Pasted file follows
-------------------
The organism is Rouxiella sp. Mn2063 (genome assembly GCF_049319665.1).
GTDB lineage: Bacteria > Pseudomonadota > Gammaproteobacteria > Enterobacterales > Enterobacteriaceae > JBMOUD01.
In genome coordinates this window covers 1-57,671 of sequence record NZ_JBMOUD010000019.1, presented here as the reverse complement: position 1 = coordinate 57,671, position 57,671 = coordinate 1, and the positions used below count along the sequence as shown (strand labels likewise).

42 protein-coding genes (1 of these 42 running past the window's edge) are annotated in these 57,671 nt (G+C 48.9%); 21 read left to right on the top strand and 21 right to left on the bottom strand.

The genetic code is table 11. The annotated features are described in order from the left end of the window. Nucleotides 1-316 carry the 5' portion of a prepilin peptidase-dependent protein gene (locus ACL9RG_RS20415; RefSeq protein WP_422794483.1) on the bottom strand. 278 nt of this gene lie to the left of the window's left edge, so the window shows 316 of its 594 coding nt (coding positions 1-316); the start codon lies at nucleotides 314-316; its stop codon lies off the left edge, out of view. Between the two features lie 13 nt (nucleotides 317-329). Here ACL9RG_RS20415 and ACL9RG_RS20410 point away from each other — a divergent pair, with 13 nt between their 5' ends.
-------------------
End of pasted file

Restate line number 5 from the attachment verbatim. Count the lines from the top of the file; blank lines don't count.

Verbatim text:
The genetic code is table 11. The annotated features are described in order from the left end of the window. Nucleotides 1-316 carry the 5' portion of a prepilin peptidase-dependent protein gene (locus ACL9RG_RS20415; RefSeq protein WP_422794483.1) on the bottom strand. 278 nt of this gene lie to the left of the window's left edge, so the window shows 316 of its 594 coding nt (coding positions 1-316); the start codon lies at nucleotides 314-316; its stop codon lies off the left edge, out of view. Between the two features lie 13 nt (nucleotides 317-329). Here ACL9RG_RS20415 and ACL9RG_RS20410 point away from each other — a divergent pair, with 13 nt between their 5' ends.